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Merging magma can set off supervolcanoes in less than 10,000 years

Crystals help scientists reconstruct ancient eruption near Yellowstone National Park

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2:38pm, July 29, 2014

BUBBLING  A hot spot deep in Earth’s mantle helps fuel the geothermal activity at Yellowstone National Park, shown. The hot spot also nourished a supervolcano that erupted 4.5 million years ago in Idaho when magma reservoirs quickly merged together, a new study suggests.

Massive supervolcanic eruptions can be triggered much more quickly than previously thought, scientists report July 21 in Geology.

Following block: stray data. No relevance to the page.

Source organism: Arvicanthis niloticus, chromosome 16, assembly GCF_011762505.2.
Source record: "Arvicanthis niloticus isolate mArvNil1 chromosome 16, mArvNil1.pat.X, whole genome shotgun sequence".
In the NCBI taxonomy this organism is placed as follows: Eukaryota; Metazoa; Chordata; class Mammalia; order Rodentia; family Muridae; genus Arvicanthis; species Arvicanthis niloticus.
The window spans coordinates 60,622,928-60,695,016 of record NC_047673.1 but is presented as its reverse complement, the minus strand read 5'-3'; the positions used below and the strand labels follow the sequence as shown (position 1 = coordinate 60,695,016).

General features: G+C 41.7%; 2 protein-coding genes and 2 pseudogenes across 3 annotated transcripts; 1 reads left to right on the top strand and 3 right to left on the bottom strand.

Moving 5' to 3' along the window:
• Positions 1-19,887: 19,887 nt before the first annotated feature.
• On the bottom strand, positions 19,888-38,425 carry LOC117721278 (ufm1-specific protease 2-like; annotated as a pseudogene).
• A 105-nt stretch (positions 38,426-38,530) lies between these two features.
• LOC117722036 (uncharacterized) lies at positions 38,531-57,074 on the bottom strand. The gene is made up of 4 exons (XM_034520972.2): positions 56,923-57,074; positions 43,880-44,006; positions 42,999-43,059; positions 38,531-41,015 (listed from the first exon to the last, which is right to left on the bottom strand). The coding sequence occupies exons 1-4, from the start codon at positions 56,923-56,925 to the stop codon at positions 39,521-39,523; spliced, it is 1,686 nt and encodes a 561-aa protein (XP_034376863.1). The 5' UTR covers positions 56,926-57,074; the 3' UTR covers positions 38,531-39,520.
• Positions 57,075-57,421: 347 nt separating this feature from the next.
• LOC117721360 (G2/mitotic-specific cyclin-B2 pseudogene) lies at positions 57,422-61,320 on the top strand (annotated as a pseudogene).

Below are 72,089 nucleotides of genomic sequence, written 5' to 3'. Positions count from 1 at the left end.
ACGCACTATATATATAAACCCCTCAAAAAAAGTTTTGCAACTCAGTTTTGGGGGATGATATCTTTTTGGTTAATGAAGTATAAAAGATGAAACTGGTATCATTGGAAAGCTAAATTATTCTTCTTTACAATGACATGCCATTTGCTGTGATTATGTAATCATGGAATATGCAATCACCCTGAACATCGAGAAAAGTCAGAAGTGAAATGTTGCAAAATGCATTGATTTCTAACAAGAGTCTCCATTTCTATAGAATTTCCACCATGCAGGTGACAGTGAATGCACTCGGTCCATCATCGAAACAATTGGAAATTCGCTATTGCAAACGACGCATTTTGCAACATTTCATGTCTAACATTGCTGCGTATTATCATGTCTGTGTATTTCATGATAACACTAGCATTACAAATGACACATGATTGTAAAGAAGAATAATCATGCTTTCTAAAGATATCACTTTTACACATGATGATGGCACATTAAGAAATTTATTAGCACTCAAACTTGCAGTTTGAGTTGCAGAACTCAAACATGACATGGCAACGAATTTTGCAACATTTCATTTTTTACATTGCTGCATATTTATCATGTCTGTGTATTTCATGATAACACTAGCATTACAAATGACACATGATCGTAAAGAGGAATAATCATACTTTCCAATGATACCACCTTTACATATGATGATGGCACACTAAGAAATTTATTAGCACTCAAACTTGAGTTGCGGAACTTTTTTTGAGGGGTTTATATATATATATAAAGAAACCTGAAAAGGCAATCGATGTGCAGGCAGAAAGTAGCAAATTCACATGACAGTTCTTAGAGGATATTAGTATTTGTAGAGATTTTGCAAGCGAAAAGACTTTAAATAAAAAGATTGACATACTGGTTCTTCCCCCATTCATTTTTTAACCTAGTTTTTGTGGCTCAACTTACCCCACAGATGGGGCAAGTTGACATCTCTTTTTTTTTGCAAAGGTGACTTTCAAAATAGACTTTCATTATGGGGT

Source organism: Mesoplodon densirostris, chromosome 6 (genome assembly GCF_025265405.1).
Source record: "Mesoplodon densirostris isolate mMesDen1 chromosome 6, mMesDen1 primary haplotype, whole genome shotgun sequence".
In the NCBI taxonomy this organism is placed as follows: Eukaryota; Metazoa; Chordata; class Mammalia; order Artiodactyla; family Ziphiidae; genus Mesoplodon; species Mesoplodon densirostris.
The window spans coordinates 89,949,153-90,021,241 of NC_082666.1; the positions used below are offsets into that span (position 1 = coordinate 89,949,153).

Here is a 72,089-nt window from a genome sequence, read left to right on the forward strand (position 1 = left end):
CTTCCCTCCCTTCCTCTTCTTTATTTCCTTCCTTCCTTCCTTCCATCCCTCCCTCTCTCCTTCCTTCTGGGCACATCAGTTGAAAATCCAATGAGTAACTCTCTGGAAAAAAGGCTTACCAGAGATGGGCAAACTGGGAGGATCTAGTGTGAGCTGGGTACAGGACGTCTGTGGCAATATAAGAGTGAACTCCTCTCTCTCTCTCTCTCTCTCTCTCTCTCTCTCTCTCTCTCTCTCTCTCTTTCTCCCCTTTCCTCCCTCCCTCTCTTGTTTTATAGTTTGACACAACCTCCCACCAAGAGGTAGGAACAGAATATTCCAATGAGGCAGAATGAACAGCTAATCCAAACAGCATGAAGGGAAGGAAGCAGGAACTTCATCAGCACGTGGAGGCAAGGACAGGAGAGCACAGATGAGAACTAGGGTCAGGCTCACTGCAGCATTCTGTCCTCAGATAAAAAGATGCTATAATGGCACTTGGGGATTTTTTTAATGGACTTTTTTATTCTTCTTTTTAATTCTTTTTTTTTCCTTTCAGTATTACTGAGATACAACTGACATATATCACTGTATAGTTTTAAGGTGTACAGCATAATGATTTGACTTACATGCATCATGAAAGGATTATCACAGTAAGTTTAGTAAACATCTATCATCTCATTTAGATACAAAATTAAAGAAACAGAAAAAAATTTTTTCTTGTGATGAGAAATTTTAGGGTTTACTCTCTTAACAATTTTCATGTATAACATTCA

The researchers made the discovery while reconstructing the history of a massive eruption 4.5 million years ago in a field of volcanoes called Heise, in what's now eastern Idaho. The Heise supervolcano spewed enough ash and molten rock to fill Lake Ontario. In most supervolcanoes, magma simmers in underground chambers for hundreds of thousands of years before erupting. But in Heise, the team has determined, several small reservoirs of magma pooled together in less than 10,000 years to spur the eruption.  

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